Which kind of gentrifier are you? We have to admit if the shoe fits…
If you were been born in your city, chances are you’re not one. But pretty much anyone, particularly white, middle or upper income, who has moved into a city just as it’s beginning to be revived could be considered a gentrifier. Who wouldn’t want to live in a city where housing is affordable, as coffee shops and galleries are springing up? BUT:
“The systemic racism behind the depressed real estate values benefiting the gentrifier is one reason why gentrification is considered, as I often say, a four-letter word. Both middle-class residents who are resisting gentrification and those who are enjoying it will inevitably — in some way — reinforce these injustices.”
Four Types of Gentrifiers You See in Your Neighborhood
The benefits of a city designed for kids is that it becomes safe, healthy, and a desirable place to live for everyone. Traffic injuries and fatalities have dropped dramatically, and this city now has lowest crime rate in a decade
What Happens to Kid Culture When You Close the Streets to Cars
In the Spanish city Pontevedra, a family-friendly “pedestrianization” policy has helped increase the population of kids, despite the country’s low birth rates.
“By restricting traffic and eliminating physical barriers, the city council has redesigned Pontevedra from the sight line of a child. Doing so, Mosquera believes, helps the city address everybody’s needs, especially the disadvantaged. “Where there are children, there are healthy adults,” Mosquera said. The policy, which has been expanding for almost two decades now, has had many impacts on the community.”
“The crime rate has gone down, too, adding to the feeling that the city is safe for unattended kids. In 2010, Pontevedra reached its lowest crime rate in a decade with 34 offenses per 1,000 citizens, and last year it reached a new low of 27.”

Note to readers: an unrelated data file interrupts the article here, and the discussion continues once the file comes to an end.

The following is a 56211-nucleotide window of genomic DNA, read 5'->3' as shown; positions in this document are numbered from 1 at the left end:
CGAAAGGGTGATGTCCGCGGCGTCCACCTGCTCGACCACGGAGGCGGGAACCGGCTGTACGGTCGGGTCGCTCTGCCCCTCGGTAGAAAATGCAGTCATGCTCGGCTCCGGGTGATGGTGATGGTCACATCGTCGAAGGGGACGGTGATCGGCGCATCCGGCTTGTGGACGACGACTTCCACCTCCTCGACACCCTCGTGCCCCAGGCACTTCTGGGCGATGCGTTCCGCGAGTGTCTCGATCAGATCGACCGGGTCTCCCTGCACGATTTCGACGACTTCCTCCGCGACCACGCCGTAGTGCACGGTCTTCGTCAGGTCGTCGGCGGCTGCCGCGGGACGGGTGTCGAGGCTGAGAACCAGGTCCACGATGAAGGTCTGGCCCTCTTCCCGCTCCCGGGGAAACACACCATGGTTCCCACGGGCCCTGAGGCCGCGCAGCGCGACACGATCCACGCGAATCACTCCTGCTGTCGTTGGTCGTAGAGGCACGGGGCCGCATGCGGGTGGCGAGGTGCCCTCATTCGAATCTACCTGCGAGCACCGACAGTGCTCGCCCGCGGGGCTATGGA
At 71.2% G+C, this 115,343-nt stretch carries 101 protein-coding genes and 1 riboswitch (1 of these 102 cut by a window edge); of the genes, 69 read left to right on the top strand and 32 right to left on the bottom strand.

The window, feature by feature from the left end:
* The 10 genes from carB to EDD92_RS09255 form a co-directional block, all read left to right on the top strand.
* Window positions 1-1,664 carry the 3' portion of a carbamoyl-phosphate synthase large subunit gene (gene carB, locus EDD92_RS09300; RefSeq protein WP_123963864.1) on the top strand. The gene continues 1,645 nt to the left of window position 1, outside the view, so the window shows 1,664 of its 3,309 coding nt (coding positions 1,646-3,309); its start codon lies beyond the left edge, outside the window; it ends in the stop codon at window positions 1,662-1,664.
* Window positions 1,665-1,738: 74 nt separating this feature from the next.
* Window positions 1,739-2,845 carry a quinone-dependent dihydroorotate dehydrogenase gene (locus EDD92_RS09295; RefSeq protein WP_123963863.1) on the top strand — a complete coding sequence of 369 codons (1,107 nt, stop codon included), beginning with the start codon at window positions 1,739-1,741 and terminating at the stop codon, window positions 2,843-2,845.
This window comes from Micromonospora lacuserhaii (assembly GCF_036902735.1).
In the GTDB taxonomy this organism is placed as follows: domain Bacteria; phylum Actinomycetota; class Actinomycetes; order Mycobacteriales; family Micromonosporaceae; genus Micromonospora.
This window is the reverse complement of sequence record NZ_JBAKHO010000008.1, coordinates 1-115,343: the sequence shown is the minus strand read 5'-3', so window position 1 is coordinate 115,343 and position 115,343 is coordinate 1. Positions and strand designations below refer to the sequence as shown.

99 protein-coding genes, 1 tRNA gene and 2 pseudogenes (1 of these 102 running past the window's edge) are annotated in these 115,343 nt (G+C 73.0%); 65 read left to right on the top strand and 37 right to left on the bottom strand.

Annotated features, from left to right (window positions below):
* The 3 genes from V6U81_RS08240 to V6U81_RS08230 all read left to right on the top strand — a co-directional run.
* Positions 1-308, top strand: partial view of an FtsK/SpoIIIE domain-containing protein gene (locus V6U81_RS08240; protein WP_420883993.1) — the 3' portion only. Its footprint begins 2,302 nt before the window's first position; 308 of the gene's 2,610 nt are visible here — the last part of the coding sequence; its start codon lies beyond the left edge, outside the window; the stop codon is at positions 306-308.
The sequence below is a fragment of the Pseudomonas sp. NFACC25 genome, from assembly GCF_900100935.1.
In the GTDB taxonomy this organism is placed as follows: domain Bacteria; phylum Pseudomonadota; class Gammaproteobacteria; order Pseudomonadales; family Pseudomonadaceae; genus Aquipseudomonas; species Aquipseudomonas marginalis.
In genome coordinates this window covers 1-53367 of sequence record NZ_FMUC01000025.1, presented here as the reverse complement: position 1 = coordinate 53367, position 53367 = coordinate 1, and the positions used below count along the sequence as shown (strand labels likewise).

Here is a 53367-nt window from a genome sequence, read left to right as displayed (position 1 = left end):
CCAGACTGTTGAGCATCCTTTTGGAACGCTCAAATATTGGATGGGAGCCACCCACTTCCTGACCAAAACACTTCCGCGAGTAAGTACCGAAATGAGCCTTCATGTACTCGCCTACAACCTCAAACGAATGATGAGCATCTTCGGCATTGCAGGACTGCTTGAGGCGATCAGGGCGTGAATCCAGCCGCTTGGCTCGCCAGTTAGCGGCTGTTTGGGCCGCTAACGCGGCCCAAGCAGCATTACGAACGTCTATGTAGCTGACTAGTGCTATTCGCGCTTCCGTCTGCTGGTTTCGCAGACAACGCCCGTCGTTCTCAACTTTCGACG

Asbury Park Complete Streets Coalition wishes everyone a safe and healthy 2019. Enjoy this collection of articles about what’s happening to make streets safe for people in cities all over the US and the world.
APCSC supports Strong Towns and has also adopted #SLOWTHECARS. We couldn’t have said it better: Why Slow the Cars?
Strong Towns advocates for financial solvency and productive land use in American cities. Places that are built for people, using traditional development patterns, can help us achieve both of those goals. On the other hand, neighborhood streets with wide lanes, huge clearance zones and other dangerous design features cause thousands of pedestrian and car passenger deaths every year. Dangerous roads do not make productive use of our land or our lives. Furthermore, they depress investment in our cities by making our neighborhoods less pleasant places to be.
People are the indicator species of success. We know that pedestrian-friendly neighborhoods are more economically productive, healthier and safer. We need to build places where people want to be.